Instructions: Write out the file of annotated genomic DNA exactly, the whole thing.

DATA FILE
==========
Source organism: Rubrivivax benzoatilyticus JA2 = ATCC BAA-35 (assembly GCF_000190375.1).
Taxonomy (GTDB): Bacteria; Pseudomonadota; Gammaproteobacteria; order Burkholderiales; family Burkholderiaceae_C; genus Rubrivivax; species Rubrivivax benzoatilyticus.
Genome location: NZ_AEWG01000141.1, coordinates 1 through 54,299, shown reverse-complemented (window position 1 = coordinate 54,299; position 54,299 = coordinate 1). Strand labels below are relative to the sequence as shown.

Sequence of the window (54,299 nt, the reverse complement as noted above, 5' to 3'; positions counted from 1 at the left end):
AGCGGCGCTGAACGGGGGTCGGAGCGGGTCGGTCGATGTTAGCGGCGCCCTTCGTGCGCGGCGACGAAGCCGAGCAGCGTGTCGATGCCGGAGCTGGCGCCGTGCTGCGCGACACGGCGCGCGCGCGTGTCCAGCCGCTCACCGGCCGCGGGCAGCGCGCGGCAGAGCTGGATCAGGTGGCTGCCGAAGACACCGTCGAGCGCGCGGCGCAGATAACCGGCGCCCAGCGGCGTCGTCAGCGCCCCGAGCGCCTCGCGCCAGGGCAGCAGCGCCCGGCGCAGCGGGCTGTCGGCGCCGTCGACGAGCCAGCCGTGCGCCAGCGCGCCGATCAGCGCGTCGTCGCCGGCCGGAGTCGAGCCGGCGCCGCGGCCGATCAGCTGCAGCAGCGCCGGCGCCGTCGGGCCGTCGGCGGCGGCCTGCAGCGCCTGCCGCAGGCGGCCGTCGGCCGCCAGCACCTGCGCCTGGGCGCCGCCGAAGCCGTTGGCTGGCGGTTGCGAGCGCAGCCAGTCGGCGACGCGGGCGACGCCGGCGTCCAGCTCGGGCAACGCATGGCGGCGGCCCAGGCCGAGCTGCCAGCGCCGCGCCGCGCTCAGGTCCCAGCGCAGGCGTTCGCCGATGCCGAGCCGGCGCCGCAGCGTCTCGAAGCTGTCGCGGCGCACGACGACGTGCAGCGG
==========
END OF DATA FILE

Source organism: Rubrivivax benzoatilyticus JA2 = ATCC BAA-35 (assembly GCF_000190375.1).
Taxonomy (GTDB): Bacteria; Pseudomonadota; Gammaproteobacteria; order Burkholderiales; family Burkholderiaceae_C; genus Rubrivivax; species Rubrivivax benzoatilyticus.
Genome location: NZ_AEWG01000141.1, coordinates 1 through 54,299, shown reverse-complemented (window position 1 = coordinate 54,299; position 54,299 = coordinate 1). Strand labels below are relative to the sequence as shown.

Sequence of the window (54,299 nt, the reverse complement as noted above, 5' to 3'; positions counted from 1 at the left end):
AGCGGCGCTGAACGGGGGTCGGAGCGGGTCGGTCGATGTTAGCGGCGCCCTTCGTGCGCGGCGACGAAGCCGAGCAGCGTGTCGATGCCGGAGCTGGCGCCGTGCTGCGCGACACGGCGCGCGCGCGTGTCCAGCCGCTCACCGGCCGCGGGCAGCGCGCGGCAGAGCTGGATCAGGTGGCTGCCGAAGACACCGTCGAGCGCGCGGCGCAGATAACCGGCGCCCAGCGGCGTCGTCAGCGCCCCGAGCGCCTCGCGCCAGGGCAGCAGCGCCCGGCGCAGCGGGCTGTCGGCGCCGTCGACGAGCCAGCCGTGCGCCAGCGCGCCGATCAGCGCGTCGTCGCCGGCCGGAGTCGAGCCGGCGCCGCGGCCGATCAGCTGCAGCAGCGCCGGCGCCGTCGGGCCGTCGGCGGCGGCCTGCAGCGCCTGCCGCAGGCGGCCGTCGGCCGCCAGCACCTGCGCCTGGGCGCCGCCGAAGCCGTTGGCTGGCGGTTGCGAGCGCAGCCAGTCGGCGACGCGGGCGACGCCGGCGTCCAGCTCGGGCAACGCATGGCGGCGGCCCAGGCCGAGCTGCCAGCGCCGCGCCGCGCTCAGGTCCCAGCGCAGGCGTTCGCCGATGCCGAGCCGGCGCCGCAGCGTCTCGAAGCTGTCGCGGCGCACGACGACGTGCAGCGG